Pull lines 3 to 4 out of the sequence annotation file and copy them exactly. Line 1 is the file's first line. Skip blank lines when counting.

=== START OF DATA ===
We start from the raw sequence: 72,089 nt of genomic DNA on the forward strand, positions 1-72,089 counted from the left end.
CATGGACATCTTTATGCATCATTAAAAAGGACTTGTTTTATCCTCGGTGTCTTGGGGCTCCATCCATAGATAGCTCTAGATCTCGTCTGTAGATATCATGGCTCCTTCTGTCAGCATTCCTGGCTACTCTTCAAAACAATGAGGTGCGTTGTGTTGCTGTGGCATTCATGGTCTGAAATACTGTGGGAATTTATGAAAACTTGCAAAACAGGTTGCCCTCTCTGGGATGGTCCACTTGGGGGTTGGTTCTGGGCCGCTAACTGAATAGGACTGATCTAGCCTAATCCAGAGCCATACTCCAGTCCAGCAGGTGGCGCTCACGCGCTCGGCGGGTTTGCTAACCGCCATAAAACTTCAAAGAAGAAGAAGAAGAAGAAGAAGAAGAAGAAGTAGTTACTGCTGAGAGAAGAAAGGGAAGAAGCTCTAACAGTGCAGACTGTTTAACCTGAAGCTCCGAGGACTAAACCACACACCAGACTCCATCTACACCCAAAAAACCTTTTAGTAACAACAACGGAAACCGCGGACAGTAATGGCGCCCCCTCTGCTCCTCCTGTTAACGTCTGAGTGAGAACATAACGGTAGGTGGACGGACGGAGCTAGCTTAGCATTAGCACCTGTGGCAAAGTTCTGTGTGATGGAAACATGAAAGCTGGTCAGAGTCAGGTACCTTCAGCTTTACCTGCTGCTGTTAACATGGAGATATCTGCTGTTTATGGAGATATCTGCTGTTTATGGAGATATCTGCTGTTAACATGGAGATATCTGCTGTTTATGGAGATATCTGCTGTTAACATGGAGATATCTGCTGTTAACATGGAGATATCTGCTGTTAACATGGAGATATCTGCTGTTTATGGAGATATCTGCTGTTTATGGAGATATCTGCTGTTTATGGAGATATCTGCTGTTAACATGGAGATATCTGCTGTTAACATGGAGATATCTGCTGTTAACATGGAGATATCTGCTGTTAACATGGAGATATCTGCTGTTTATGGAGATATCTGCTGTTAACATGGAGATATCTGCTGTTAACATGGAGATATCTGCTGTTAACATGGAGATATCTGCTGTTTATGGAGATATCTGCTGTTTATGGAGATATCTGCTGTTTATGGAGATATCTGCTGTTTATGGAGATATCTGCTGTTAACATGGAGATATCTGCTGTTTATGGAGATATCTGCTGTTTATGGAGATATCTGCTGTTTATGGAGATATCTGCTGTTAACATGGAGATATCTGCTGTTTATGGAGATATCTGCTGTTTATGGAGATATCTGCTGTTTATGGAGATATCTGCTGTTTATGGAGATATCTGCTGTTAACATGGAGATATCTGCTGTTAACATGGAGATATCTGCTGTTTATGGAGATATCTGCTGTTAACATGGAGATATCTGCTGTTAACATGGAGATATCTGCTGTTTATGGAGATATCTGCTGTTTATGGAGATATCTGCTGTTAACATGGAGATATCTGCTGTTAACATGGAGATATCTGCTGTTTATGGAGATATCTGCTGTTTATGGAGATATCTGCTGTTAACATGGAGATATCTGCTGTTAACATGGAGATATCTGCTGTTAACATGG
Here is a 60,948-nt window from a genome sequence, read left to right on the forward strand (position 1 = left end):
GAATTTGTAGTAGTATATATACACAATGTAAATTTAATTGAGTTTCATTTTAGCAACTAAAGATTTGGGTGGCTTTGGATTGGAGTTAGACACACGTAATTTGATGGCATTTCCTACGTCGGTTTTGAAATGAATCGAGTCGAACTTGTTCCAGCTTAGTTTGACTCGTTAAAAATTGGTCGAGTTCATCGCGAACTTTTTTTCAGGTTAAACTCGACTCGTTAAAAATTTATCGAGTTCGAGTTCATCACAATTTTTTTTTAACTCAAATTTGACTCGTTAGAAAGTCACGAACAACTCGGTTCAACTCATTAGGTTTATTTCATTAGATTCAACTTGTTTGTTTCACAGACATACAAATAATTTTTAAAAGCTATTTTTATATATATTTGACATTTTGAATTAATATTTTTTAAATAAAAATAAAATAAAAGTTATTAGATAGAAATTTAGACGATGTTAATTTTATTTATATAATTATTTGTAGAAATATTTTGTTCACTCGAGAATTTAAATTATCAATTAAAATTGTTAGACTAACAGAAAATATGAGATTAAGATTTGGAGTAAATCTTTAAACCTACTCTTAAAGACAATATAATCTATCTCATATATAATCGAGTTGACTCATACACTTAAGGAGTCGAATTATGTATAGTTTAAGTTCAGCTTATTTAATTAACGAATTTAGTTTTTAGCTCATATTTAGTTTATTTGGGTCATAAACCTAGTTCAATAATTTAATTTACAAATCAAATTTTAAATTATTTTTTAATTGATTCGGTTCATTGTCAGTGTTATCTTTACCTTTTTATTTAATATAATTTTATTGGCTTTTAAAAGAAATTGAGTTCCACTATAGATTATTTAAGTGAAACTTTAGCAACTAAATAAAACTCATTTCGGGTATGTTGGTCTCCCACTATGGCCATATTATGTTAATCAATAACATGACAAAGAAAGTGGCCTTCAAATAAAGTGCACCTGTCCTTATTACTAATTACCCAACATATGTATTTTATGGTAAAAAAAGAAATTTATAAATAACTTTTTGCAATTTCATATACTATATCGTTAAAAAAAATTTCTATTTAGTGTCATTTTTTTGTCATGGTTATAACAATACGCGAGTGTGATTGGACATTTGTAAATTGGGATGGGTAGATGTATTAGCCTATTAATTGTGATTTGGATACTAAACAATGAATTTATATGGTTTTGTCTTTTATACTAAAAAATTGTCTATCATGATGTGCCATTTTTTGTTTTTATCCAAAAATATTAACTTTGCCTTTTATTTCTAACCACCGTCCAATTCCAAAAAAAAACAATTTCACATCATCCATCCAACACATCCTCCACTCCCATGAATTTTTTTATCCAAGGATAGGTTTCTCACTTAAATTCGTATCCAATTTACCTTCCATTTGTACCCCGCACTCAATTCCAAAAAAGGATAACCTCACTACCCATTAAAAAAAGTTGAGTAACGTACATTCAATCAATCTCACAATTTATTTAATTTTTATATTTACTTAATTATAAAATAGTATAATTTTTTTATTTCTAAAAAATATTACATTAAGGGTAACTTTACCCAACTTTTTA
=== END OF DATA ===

Here is a 60,948-nt window from a genome sequence, read left to right on the forward strand (position 1 = left end):
GAATTTGTAGTAGTATATATACACAATGTAAATTTAATTGAGTTTCATTTTAGCAACTAAAGATTTGGGTGGCTTTGGATTGGAGTTAGACACACGTAATTTGATGGCATTTCCTACGTCGGTTTTGAAATGAATCGAGTCGAACTTGTTCCAGCTTAGTTTGACTCGTTAAAAATTGGTCGAGTTCATCGCGAACTTTTTTTCAGGTTAAACTCGACTCGTTAAAAATTTATCGAGTTCGAGTTCATCACAATTTTTTTTTAACTCAAATTTGACTCGTTAGAAAGTCACGAACAACTCGGTTCAACTCATTAGGTTTATTTCATTAGATTCAACTTGTTTGTTTCACAGACATACAAATAATTTTTAAAAGCTATTTTTATATATATTTGACATTTTGAATTAATATTTTTTAAATAAAAATAAAATAAAAGTTATTAGATAGAAATTTAGACGATGTTAATTTTATTTATATAATTATTTGTAGAAATATTTTGTTCACTCGAGAATTTAAATTATCAATTAAAATTGTTAGACTAACAGAAAATATGAGATTAAGATTTGGAGTAAATCTTTAAACCTACTCTTAAAGACAATATAATCTATCTCATATATAATCGAGTTGACTCATACACTTAAGGAGTCGAATTATGTATAGTTTAAGTTCAGCTTATTTAATTAACGAATTTAGTTTTTAGCTCATATTTAGTTTATTTGGGTCATAAACCTAGTTCAATAATTTAATTTACAAATCAAATTTTAAATTATTTTTTAATTGATTCGGTTCATTGTCAGTGTTATCTTTACCTTTTTATTTAATATAATTTTATTGGCTTTTAAAAGAAATTGAGTTCCACTATAGATTATTTAAGTGAAACTTTAGCAACTAAATAAAACTCATTTCGGGTATGTTGGTCTCCCACTATGGCCATATTATGTTAATCAATAACATGACAAAGAAAGTGGCCTTCAAATAAAGTGCACCTGTCCTTATTACTAATTACCCAACATATGTATTTTATGGTAAAAAAAGAAATTTATAAATAACTTTTTGCAATTTCATATACTATATCGTTAAAAAAAATTTCTATTTAGTGTCATTTTTTTGTCATGGTTATAACAATACGCGAGTGTGATTGGACATTTGTAAATTGGGATGGGTAGATGTATTAGCCTATTAATTGTGATTTGGATACTAAACAATGAATTTATATGGTTTTGTCTTTTATACTAAAAAATTGTCTATCATGATGTGCCATTTTTTGTTTTTATCCAAAAATATTAACTTTGCCTTTTATTTCTAACCACCGTCCAATTCCAAAAAAAAACAATTTCACATCATCCATCCAACACATCCTCCACTCCCATGAATTTTTTTATCCAAGGATAGGTTTCTCACTTAAATTCGTATCCAATTTACCTTCCATTTGTACCCCGCACTCAATTCCAAAAAAGGATAACCTCACTACCCATTAAAAAAAGTTGAGTAACGTACATTCAATCAATCTCACAATTTATTTAATTTTTATATTTACTTAATTATAAAATAGTATAATTTTTTTATTTCTAAAAAATATTACATTAAGGGTAACTTTACCCAACTTTTTA